When looking for guests to walk, travellers who have booked a standard room for a single night via an OTA are your best choice. You can also go through your bookings to see who hasn’t pre-paid, left a deposit or given a credit card to guarantee their reservation. Since these bookings have a higher probability of being cancelled, you can add them to your list of potential book-outs.

3. Arrange for alternative accommodation and compensation: As soon as you know how many people you need to walk, look for a suitable alternative for them. Consider offering some sort of compensation as well, to show you’re sorry and appreciate their collaboration.

4. Share your list of guests to walk as well as the new hotel with your team: Then ensure they know which procedures to follow when these travellers arrive. The goal is to make things go as smoothly as possible to reduce the added friction guests experience.

The two main reasons some hotels use an overbooking strategy

1. To avoid losing revenue

Cancellations are part of doing business. A study even revealed that up to 40% of OTB revenue is lost to cancellations. If they happen far enough in advance, you still have a chance to generate new bookings. But if they come last minute or you have no-shows, your rooms are likely to go unsold and you lose that revenue. Overbooking lets you avoid this and helps you take advantage of every room’s revenue potential.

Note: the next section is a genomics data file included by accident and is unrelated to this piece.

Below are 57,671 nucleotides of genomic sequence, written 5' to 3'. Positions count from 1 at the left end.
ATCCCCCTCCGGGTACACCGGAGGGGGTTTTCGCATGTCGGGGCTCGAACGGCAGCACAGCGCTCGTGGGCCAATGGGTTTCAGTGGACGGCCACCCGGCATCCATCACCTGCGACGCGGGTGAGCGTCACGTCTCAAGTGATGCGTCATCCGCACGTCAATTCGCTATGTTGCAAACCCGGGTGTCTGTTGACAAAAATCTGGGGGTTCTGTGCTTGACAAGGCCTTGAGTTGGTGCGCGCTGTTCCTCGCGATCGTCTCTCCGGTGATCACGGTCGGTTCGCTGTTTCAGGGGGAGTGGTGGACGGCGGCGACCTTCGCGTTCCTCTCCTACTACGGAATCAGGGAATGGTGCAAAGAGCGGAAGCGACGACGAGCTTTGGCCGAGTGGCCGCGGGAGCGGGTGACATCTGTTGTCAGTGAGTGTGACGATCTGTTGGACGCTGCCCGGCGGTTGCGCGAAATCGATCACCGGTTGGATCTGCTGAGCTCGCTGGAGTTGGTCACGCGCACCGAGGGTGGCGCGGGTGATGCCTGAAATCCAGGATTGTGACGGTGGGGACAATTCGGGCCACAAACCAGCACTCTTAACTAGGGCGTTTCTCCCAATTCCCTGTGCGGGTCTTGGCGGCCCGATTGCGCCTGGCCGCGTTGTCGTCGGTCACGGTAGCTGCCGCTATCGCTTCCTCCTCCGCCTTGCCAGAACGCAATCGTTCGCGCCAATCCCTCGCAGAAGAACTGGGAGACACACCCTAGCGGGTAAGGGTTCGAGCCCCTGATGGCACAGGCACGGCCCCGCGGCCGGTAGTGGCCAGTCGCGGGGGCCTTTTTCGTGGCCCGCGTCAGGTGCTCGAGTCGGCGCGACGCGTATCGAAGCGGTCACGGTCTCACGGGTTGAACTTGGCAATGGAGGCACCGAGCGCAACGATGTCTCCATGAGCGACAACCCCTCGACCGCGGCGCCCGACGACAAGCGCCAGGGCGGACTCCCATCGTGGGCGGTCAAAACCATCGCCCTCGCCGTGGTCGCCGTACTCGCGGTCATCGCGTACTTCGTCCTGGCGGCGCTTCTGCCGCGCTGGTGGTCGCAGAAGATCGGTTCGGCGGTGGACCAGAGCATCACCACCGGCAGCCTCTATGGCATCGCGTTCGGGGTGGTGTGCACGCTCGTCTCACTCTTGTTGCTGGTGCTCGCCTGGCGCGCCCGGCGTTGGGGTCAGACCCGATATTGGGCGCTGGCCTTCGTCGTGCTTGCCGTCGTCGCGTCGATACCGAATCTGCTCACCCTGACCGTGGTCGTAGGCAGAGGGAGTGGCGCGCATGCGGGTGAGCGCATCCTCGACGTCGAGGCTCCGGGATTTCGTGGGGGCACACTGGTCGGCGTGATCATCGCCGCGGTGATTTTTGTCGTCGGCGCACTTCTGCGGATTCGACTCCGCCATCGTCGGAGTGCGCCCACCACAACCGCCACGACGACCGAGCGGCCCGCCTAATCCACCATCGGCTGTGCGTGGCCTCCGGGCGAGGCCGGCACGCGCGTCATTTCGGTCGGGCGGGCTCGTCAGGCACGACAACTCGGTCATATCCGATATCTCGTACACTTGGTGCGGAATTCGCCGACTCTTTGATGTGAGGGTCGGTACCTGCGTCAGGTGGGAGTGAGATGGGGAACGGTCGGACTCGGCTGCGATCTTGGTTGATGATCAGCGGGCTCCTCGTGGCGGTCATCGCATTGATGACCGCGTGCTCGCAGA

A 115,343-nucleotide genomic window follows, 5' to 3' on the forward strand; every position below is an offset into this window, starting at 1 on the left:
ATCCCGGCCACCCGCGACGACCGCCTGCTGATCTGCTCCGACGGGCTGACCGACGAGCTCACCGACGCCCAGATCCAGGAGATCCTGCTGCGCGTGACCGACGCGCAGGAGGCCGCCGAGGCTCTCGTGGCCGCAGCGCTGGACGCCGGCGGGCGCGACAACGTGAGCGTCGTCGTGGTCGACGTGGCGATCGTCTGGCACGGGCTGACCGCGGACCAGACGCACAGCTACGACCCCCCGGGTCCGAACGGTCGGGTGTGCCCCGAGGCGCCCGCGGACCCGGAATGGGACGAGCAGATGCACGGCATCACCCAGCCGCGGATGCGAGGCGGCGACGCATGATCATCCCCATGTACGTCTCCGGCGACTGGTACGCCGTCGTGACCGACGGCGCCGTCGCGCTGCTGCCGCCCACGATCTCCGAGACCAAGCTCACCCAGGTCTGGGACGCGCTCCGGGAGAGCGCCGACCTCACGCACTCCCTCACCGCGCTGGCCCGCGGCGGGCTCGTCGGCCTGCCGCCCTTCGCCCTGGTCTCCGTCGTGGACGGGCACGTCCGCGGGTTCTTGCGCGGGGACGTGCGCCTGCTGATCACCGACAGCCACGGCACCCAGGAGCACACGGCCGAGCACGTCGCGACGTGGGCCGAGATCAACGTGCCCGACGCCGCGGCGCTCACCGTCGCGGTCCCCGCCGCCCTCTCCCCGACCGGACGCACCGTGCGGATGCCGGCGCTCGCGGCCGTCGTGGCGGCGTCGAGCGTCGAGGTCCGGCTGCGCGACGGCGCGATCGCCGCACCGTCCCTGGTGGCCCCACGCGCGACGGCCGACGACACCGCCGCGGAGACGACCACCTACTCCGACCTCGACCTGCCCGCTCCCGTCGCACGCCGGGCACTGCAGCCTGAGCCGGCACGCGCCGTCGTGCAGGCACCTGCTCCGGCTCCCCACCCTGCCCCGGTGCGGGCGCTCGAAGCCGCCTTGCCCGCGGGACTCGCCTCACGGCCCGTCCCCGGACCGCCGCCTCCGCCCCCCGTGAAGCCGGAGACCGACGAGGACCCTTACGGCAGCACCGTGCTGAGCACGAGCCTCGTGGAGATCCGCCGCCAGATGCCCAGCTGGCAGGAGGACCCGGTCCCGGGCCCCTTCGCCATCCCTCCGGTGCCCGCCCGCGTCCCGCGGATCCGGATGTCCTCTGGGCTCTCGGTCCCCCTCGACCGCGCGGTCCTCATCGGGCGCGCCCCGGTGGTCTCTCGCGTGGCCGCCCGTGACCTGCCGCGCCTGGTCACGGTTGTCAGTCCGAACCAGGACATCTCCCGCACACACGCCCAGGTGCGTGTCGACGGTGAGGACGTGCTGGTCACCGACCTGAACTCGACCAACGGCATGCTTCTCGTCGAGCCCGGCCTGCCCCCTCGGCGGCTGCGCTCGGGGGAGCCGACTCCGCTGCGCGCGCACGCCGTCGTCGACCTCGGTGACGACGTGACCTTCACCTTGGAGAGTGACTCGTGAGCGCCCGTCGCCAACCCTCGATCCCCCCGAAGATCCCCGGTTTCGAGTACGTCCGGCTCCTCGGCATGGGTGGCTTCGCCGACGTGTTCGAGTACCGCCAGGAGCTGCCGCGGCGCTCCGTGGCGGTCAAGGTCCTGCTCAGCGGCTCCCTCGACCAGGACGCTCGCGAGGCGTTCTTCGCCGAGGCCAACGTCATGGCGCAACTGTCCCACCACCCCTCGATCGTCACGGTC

2. To achieve 100% occupancy

If you have no-shows or last-minute cancellations, you’ll close below 100% despite being fully booked initially. Overbooking compensates for these lost reservations and ensures that you reach 100% occupancy.

How to unlock the advantages of overbookings at your hotel

  • Analyse your data to make accurate predictions
    Analysing data on past no-show and cancellation numbers is the first step to a successful overbooking strategy. Knowing your stats will allow you to make accurate predictions, better manage your room inventory and set the right overbooking limits.
  • Implement and follow SOPs for overbooking
    Establish a standard process and make sure your team has everything they need to work effectively. This will keep things running smoothly even while you’re at 100% and reduce the inconvenience for the guests you had to book out.
  • Partner with hotels nearby
    Most hotels overbook occasionally, so why not help each other out? Arrange overflow contracts that outline under which conditions you welcome each other’s guests during crunch time. That way you always have a good alternative up your sleeve, and you can generate extra revenue when your competitors are full.
  • Train front desk staff on how to handle book-outs
    Walking an unsuspecting guest is not an easy task. Your staff needs to know how to act in this tricky situation. Provide training on how to manage the inevitable complaints, diffuse potential conflicts and offer compensation. Keep them updated on your alternative accommodation arrangements as well, so they can help guests get there with minimal fuss.

The cons of overbooking and how to avoid it at your property

Despite the potential advantage of overbooking, keep the risks and disadvantages in mind when you plan your strategy.

  • Poor guest experience.